A rink attendant picks up fish in last season's meeting between Cornell and Harvard.

Cameron Pollack / Sun File Photo

A rink attendant picks up fish in last season's meeting between Cornell and Harvard.

November 23, 2018

Safety Schools, a Handshake Line and Plenty of Fish: A Brief History of Cornell-Harvard Hockey

Print More

When Cornell and Harvard first competed in men’s hockey in 1910, society looked a lot different than it does now. But the 153rd meeting of the Red and Crimson will have one similarity to the first — it’s taking place in New York City.

A historic rivalry that has spanned over a century but has been truly intense for about half that time gets its spot at the world’s most famous arena on Thanksgiving weekend. Here’s a look at the history between Cornell and its hated team from Cambridge:

January 8, 1910: The first meeting

Despite Cornell’s current advantage in the series of 76-65-11, Harvard won the first meeting between the two teams. Cornell stunk for a while in the in the first half of the 20th century — the Red played the Crimson 14 times from 1910 to 1962, going 1-13. It wasn’t until the 1960s when the rivalry really began.

1957: Beginning of the Lynah Rink era

There’s no college hockey venue quite like Lynah Rink, and there’s no game at Lynah Rink quite like Cornell-Harvard. Named for former Cornell athletic director James Lynah 1905, the brand new modest rink represented a step up from weather-dependent Beebe Lake and hosted Cornell’s upset 2-1 victory over the Crimson in front of a sold-out crowd in February 1962.

1963: O, Canada — Cornell hires Ned Harkness

Cornell hired Ned Harkness as its head coach in 1963. In leaving Rensselaer for Cornell, Harkness explained his decision by saying “Ithaca is exactly 90 miles closer to the Canadian border than Troy,” according to a 1967 Sports Illustrated article about the coach.

Harvard objected to Harkness’ teams being comprised primarily of Canadian players. The Red went 15-2 against the Crimson during Harkness’ tenure, earning Cornell the nickname of “the Canadians” from the Harvard Crimson and others. (At least the Crimson was sure to compliment the referees.) “O, Canada” is played along with the “Star Spangled Banner” at every Cornell home game and at many ECAC arenas.

“Canucks” would have been a better derogatory name for a team of mostly Canadians. Just sayin’.

1973: Fowl play and fishy beginnings

Much like during the Harkness era, academic-related animosity continued during the 1970s, with Harvard poking fun at Cornell’s College of Agriculture and Life Sciences and whining about differing admission standards. On January 6, 1973, the rivalry heated up. A Harvard fan threw a chicken on the ice. In retaliation, when the Crimson skated into Lynah the next month, they were greeted by a dead fish flung from the stands. Not to be outdone, Harvardians tied a live chicken to the Cornell goalpost.

Contrary to what they say during prospective student tours on East Hill, the fish wasn’t intended as a reference to the smelly Boston Harbor. Rather, it seems the perpetrators just wanted to throw something gross at their team’s archrival.

Anyone who’s been to the Harvard game at Lynah in recent decades knows the fish tradition caught on quickly — and fish raining down along with passionate chants of “Harvard sucks” are quite a sight to behold.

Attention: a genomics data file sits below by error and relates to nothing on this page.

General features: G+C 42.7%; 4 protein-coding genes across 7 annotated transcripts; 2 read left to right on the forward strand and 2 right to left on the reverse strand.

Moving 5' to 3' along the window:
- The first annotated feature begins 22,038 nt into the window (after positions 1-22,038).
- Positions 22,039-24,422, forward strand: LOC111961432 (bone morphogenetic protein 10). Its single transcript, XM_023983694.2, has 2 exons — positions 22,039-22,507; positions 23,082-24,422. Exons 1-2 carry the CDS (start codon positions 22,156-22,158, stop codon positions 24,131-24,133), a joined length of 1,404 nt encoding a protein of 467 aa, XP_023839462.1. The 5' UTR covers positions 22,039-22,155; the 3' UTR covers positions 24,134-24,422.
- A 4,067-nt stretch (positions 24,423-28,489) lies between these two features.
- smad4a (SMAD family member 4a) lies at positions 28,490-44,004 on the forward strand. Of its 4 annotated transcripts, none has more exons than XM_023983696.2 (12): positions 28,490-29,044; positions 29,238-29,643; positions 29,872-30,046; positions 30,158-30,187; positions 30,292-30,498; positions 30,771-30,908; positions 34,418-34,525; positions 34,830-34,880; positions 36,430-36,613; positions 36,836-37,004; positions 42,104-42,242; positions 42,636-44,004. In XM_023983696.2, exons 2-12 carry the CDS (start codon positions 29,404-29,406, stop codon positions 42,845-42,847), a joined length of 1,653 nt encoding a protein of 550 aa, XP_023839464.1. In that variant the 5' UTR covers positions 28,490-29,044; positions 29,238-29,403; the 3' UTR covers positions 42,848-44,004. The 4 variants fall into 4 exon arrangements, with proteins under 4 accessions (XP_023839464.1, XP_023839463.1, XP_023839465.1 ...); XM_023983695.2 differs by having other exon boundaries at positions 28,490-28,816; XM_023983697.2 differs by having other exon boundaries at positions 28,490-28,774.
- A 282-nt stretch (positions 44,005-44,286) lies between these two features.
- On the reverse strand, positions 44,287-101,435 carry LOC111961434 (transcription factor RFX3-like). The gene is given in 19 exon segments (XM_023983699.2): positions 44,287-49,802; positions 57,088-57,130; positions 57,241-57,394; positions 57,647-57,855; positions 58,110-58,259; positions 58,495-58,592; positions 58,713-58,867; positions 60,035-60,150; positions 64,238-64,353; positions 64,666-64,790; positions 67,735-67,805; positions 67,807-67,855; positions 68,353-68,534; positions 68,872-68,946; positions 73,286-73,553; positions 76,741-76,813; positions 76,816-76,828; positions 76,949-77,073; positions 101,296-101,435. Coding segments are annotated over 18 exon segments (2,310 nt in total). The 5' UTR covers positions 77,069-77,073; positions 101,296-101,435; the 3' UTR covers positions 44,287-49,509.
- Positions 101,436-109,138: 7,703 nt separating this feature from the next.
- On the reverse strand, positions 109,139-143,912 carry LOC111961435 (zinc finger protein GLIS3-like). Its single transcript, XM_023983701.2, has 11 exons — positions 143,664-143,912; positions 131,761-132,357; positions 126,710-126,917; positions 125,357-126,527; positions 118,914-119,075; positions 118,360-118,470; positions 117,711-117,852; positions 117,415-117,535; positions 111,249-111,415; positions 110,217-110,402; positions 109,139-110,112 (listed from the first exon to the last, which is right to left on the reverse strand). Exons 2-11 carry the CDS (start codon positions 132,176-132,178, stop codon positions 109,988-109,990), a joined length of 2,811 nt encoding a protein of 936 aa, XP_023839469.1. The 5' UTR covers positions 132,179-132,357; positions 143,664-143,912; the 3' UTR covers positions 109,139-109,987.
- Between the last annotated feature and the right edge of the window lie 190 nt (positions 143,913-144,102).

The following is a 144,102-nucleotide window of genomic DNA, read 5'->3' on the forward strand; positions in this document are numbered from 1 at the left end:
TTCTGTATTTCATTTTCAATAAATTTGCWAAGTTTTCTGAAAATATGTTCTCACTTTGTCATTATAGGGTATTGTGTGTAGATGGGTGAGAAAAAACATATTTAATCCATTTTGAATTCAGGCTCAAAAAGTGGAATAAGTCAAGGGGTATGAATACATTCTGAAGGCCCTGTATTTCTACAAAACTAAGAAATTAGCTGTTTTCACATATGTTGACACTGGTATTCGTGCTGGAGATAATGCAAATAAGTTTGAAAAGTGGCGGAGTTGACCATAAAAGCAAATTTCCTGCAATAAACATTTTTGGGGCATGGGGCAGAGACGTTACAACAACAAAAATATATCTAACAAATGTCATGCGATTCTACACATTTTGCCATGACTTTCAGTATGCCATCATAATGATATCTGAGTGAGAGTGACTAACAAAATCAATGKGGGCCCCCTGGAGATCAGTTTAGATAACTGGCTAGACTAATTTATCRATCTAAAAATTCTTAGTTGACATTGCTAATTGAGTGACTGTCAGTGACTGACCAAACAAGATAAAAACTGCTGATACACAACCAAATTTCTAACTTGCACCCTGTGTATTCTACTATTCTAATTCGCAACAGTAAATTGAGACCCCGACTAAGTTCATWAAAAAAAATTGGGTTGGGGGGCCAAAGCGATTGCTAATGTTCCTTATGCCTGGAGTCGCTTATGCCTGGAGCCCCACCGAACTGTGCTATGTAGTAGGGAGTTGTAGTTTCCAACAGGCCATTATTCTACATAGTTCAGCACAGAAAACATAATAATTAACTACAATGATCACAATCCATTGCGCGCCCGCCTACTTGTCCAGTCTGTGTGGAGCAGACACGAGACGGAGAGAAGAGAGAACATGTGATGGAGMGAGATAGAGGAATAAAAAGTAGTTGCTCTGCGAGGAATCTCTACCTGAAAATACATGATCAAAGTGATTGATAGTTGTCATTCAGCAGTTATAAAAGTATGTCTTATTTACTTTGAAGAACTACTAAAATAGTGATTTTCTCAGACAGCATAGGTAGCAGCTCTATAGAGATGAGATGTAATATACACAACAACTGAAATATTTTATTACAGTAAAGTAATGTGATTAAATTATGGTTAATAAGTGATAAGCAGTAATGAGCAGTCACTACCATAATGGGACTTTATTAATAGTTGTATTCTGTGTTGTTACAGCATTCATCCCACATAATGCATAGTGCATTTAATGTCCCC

December 10, 1983: A broken stick

Current Cornell head coach Mike Schafer ’86 bought himself an eternal place in the hearts of Cornell fans when he was a defenseman for the Red. On December 10, 1983, Schafer skated to center ice during lineup announcements with a stick that read “Harvard Sucks” on it. He proceeded to break the stick over his head to the roars of Lynah Rink, firmly establishing the Cornell-Harvard as a national spectacle.

1990: The modern era

The rivals met in the 1990 ECAC tournament, legendary Crimson head coach Bill Cleary’s final season behind the bench. Entering the series with an 11-game losing streak to Harvard, Cornell swept its Cambridge foe in the playoffs, 6-2 and 4-2.

Cleary instructed his team to skate off the ice and eschew the traditional post-series handshake line, ushering in a new chapter of animosity between Cornell and Harvard.

In 2002, the conference renamed its regular-season league trophy the Cleary Cup for the Harvard legend and former Olympic coach. In the years following, Cornell made it its practice not to touch the Cleary Cup, but the team has seemed to relax this form of protest upon its recent regular-season conference championships.

November 12, 2017: An instant classic

After falling behind 2-0, then-No. 12 Cornell stormed back to tie the game before then-junior Alec McCrea’s miraculous last-second goal blew the roof off Lynah Rink and gave the Red a 3-2 win. It was Cornell’s first win against the Crimson — No. 5 in the country at the time — in its last seven tries, and it cemented the Red as one of the nation’s best teams — Cornell remained undefeated with the win and later earned a No. 1 seed in the NCAA Tournament. (Cornell also beat Harvard on the road last season, a 3-0 win.)

November 24, 2018: Bright Lights, Big Stage

And so, 108 years after the teams’ first meeting, the archrivals will meet in New York City once again. As the hatred is sure to continue into the future, this Saturday will represent another milestone that fans and pundits alike will reflect upon for the ages.